So I’m reading this chapter, when suddenly, a question flashes blindingly in my mind.

There was an historical and emotional filming of the final episode of The Mary Tyler Moore Show, a show I revered and had benefitted personally from participating in.

And I could not remember attending that filming. 

I certainly would have if I could have, don’t you think?  He asked strangers, though he is really asking himself?

Then why didn’t I?

I suppose I could have been out of town.  But what would have been so important elsewhere for me to deliberately absent myself from a landmark moment in television history?

I think about the possibilities and draw a Black Holishly total blank.

Though the audience for that final filming was specially selected, I cannot imagine that I would not have been invited, and me being me, I certainly can’t imagine not being invited and not retaining a thirty-six year-old grudge about it.  I hold grudges about things considerably less significant than that.  Once at Christmas, they gave out MTM (with the cat logo on them) belt buckles, and they neglected to give one to me.  I am still steaming about that one.  So it seems unlikely I’d have forgiven the considerably greater slight of not getting invited to the final taping.

For some reason, however, I, bizarrely it now seems in retrospect, did not attend.

The only explanation I can think of is that somehow, despite tangible evidence to the contrary, I did not feel an integral part of things, and felt therefore unworthy of taking up a seat.    

That sounds like me.  Although hardly me at my best.  Misplaced self-diminution  could very well be the reason for my absence.  Though there are certainly other possibilities. now buried in the obscurational mists of time.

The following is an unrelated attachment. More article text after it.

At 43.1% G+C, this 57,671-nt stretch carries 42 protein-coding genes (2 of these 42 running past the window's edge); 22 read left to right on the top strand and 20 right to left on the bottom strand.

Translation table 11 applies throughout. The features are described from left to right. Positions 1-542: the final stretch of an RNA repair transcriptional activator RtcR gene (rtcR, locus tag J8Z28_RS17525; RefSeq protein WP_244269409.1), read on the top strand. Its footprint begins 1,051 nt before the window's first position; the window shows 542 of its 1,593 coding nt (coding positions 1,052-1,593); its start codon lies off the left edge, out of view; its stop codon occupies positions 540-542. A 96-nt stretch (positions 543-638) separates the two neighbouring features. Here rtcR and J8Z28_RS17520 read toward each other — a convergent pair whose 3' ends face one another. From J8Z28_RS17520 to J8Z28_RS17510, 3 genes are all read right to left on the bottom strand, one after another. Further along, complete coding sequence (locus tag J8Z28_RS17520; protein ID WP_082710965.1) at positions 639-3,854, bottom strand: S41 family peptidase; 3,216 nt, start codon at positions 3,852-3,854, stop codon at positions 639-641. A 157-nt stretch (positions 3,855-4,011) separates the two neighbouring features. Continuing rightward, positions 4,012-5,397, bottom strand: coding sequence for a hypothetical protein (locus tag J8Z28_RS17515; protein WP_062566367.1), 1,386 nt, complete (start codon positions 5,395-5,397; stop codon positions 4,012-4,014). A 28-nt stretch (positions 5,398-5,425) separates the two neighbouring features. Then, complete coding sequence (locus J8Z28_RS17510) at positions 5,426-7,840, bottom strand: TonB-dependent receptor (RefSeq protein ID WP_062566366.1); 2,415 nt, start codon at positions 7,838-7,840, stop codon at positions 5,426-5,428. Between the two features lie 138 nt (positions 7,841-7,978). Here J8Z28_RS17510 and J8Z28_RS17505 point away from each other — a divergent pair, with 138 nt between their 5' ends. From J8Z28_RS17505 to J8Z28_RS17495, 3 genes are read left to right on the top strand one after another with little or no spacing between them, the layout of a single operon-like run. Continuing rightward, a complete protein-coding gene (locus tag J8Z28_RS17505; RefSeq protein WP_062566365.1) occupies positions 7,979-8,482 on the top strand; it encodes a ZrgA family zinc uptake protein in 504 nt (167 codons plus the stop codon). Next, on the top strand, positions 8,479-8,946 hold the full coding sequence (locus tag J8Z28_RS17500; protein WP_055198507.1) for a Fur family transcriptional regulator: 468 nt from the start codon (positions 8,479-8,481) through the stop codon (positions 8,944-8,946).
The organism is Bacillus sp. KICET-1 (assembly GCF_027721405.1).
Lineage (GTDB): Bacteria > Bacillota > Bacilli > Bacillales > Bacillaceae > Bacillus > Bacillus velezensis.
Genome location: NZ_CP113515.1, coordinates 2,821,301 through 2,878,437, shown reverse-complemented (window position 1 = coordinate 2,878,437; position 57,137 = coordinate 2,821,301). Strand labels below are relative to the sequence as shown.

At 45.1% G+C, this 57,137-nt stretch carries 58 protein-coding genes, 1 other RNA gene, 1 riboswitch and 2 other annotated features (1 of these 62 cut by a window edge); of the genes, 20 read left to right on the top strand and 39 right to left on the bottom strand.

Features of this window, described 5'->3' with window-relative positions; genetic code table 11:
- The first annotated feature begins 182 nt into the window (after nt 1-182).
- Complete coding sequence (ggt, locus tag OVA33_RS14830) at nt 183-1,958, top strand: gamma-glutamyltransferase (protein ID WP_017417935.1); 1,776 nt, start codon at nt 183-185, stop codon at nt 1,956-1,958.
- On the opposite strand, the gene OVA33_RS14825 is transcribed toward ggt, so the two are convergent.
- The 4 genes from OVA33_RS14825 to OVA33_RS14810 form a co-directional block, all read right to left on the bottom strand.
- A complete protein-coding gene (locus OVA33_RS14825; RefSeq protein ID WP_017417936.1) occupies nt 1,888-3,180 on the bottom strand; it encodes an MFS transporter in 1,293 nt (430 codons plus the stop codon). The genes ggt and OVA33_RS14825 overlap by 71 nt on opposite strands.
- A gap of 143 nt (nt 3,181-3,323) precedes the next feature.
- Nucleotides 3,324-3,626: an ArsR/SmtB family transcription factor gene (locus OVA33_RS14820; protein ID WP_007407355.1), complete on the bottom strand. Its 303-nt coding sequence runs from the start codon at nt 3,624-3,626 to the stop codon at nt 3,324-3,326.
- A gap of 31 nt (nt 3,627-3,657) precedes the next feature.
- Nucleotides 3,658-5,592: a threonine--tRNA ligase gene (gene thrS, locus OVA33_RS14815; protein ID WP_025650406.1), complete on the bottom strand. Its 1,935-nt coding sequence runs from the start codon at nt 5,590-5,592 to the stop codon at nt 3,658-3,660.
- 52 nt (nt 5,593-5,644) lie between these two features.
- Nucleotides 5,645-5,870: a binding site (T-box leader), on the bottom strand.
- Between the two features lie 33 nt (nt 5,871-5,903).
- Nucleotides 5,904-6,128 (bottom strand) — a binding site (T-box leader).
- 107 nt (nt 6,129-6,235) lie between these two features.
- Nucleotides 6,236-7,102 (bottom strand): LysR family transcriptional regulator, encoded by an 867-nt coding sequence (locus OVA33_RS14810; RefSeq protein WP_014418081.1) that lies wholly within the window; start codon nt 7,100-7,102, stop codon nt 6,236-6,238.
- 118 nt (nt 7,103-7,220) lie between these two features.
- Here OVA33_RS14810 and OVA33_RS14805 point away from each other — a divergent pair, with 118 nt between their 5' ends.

I cannot tell you what a jolt I got reading the book and realizing that a monumental moment had taken place that would have – certainly should have – mattered to me tremendously, and I simply, and pretty much inexplicably, was somewhere else.

I wonder where I was?

And why wasn’t I there?


Wendy M. Grossman said...

Re the transformation from basement TV watcher to screenwriter for your favorite show. There is a moment like that in my life. At 18, I remember sitting on the floor of my bedroom in the house I was renting with friends over a college summer singing along to Tom Paxton records and thinking of him as someone from another planet. At 24, I shared a workshop stage with him at the Philadelphia Folk Festival. I always felt that if that could happen, anything could.

P.S. Is it possible you attended the final episode filming but were delirious with fever?

Ben Kubelsky said...

Hi Earl: I looked it up, and 51 million people apparently watched the final episode of MTM... which was good for 6th place for the week. I also looked up where you were the night of the taping and, after much web surfing, it turns out you were invited to the taping of the final "Brady Bunch Hour" first. Not wanting to be rude and refuse the invitation, you went with the Bradys, who closed their series by firing Ted Baxter. True story.